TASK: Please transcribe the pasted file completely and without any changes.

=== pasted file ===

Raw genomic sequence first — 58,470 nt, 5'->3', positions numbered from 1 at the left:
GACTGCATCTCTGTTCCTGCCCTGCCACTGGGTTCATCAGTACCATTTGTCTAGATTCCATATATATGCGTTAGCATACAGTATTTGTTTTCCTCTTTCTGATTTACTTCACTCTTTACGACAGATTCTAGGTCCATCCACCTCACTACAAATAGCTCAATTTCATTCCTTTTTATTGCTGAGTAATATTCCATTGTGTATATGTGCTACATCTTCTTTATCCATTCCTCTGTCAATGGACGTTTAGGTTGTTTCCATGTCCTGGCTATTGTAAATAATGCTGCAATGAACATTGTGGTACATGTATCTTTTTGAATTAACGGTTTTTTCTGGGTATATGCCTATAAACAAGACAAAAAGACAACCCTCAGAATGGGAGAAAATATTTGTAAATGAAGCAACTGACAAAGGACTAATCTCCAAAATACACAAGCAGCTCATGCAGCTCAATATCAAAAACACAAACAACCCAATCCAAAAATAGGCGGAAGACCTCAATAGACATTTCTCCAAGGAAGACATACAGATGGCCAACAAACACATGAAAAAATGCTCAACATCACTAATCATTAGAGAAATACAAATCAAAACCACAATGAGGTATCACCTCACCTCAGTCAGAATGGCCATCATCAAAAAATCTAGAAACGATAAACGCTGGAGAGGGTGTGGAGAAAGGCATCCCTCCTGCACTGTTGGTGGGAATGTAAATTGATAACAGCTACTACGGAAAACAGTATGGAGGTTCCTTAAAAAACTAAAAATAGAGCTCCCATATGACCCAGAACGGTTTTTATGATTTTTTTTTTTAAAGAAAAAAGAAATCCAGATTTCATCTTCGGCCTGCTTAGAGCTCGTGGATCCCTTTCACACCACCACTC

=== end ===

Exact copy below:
Raw genomic sequence first — 58,470 nt, 5'->3', positions numbered from 1 at the left:
GACTGCATCTCTGTTCCTGCCCTGCCACTGGGTTCATCAGTACCATTTGTCTAGATTCCATATATATGCGTTAGCATACAGTATTTGTTTTCCTCTTTCTGATTTACTTCACTCTTTACGACAGATTCTAGGTCCATCCACCTCACTACAAATAGCTCAATTTCATTCCTTTTTATTGCTGAGTAATATTCCATTGTGTATATGTGCTACATCTTCTTTATCCATTCCTCTGTCAATGGACGTTTAGGTTGTTTCCATGTCCTGGCTATTGTAAATAATGCTGCAATGAACATTGTGGTACATGTATCTTTTTGAATTAACGGTTTTTTCTGGGTATATGCCTATAAACAAGACAAAAAGACAACCCTCAGAATGGGAGAAAATATTTGTAAATGAAGCAACTGACAAAGGACTAATCTCCAAAATACACAAGCAGCTCATGCAGCTCAATATCAAAAACACAAACAACCCAATCCAAAAATAGGCGGAAGACCTCAATAGACATTTCTCCAAGGAAGACATACAGATGGCCAACAAACACATGAAAAAATGCTCAACATCACTAATCATTAGAGAAATACAAATCAAAACCACAATGAGGTATCACCTCACCTCAGTCAGAATGGCCATCATCAAAAAATCTAGAAACGATAAACGCTGGAGAGGGTGTGGAGAAAGGCATCCCTCCTGCACTGTTGGTGGGAATGTAAATTGATAACAGCTACTACGGAAAACAGTATGGAGGTTCCTTAAAAAACTAAAAATAGAGCTCCCATATGACCCAGAACGGTTTTTATGATTTTTTTTTTTAAAGAAAAAAGAAATCCAGATTTCATCTTCGGCCTGCTTAGAGCTCGTGGATCCCTTTCACACCACCACTC